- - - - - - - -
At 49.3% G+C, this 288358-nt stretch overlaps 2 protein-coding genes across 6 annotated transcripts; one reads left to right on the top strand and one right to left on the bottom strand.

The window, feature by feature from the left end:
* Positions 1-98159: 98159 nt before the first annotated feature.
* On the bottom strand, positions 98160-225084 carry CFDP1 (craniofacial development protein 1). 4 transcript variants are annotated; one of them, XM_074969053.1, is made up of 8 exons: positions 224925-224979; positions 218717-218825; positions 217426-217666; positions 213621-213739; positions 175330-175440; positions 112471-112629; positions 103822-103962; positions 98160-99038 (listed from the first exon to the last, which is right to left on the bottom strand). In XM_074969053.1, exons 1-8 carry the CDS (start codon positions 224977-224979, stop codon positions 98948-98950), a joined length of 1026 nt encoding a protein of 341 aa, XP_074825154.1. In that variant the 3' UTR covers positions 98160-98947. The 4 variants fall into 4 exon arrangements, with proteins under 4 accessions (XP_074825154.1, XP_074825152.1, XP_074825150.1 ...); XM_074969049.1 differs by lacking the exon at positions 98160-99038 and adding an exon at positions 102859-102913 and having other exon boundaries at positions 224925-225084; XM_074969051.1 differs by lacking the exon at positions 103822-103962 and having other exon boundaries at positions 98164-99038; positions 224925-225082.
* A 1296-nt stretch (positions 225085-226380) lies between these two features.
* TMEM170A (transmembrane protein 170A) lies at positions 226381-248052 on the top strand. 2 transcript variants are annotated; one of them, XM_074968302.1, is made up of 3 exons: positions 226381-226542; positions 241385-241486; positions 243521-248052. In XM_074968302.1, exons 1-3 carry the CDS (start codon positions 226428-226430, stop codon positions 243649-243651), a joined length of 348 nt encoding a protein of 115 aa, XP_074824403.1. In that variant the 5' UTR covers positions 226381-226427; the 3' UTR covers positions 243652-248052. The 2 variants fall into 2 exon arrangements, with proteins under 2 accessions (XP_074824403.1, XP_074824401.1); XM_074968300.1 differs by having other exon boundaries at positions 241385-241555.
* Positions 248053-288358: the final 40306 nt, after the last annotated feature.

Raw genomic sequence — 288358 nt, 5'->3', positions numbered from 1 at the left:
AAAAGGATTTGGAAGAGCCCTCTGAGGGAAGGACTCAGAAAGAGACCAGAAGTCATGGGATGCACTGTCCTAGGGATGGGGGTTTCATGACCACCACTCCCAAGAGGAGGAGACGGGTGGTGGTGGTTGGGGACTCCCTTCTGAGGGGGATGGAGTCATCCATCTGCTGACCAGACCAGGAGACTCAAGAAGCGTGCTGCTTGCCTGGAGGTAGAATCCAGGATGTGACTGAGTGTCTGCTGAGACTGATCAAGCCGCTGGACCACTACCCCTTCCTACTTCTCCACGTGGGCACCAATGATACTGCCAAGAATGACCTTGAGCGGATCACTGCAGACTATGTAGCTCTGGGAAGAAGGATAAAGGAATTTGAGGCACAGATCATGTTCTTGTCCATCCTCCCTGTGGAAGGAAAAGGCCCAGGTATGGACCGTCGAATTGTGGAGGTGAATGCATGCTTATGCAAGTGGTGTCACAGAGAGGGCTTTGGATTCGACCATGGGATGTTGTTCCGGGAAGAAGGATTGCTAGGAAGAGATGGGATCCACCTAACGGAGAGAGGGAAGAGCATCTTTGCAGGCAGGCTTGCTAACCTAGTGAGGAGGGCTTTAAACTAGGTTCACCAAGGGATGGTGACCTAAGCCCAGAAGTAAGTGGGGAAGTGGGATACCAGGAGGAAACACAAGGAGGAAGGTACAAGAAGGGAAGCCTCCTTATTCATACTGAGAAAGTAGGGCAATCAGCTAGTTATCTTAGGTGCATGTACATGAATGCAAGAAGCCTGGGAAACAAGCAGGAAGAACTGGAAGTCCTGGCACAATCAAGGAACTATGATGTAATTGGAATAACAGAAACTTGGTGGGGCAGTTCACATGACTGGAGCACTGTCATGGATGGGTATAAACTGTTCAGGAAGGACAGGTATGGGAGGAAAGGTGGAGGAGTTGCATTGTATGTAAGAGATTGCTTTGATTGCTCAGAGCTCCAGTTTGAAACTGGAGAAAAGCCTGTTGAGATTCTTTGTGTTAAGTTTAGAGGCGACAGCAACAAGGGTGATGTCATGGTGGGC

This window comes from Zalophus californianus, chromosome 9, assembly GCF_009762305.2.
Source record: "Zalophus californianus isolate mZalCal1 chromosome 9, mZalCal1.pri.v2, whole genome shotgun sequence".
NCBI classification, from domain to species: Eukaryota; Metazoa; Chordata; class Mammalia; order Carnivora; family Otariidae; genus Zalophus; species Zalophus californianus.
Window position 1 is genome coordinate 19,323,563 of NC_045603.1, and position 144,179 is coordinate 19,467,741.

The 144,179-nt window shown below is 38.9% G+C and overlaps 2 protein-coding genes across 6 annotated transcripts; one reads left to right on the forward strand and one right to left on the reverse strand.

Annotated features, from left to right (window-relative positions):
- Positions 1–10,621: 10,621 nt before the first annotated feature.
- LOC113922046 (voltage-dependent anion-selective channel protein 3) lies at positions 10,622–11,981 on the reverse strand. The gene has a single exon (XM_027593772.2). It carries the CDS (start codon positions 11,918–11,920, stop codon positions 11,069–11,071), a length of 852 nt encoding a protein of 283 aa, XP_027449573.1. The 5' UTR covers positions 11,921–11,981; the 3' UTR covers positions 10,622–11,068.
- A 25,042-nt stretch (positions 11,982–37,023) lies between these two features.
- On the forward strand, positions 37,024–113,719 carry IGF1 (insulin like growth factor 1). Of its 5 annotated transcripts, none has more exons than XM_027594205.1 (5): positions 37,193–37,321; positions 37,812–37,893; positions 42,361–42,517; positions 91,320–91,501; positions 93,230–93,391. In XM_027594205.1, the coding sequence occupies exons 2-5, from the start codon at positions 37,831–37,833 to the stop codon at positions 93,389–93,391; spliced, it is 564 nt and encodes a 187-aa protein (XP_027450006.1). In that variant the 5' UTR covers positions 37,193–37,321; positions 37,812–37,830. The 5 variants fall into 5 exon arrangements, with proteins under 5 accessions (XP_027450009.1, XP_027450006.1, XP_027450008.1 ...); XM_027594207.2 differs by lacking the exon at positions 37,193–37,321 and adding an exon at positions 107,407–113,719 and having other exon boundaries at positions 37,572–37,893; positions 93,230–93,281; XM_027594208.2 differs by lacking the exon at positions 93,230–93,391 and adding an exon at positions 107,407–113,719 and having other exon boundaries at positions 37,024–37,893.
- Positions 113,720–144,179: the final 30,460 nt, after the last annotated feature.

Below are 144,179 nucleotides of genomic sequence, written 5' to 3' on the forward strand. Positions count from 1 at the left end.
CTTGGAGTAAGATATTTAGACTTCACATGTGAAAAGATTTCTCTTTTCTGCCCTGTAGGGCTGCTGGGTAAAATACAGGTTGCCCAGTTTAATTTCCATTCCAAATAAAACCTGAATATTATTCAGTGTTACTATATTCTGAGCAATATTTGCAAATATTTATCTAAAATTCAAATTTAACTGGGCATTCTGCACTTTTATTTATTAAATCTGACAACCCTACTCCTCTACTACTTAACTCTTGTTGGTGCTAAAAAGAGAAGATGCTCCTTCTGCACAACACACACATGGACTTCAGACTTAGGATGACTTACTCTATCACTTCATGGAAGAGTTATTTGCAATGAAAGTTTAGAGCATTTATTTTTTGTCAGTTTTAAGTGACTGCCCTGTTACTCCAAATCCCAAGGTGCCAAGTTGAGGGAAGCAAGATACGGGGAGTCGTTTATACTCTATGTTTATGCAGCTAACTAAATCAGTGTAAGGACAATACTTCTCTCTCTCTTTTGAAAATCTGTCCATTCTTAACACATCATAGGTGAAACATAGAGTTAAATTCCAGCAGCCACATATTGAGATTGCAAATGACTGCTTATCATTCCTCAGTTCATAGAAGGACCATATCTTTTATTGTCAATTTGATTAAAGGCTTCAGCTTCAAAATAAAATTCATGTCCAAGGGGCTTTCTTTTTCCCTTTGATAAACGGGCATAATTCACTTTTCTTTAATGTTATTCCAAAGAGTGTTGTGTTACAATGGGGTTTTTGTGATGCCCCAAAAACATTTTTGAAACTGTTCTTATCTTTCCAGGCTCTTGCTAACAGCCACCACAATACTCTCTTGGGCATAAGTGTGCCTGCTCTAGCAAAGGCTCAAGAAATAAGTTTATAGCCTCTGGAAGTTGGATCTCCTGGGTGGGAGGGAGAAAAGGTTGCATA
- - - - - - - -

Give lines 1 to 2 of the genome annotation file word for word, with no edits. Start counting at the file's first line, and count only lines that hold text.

At 49.3% G+C, this 288358-nt stretch overlaps 2 protein-coding genes across 6 annotated transcripts; one reads left to right on the top strand and one right to left on the bottom strand.

The window, feature by feature from the left end: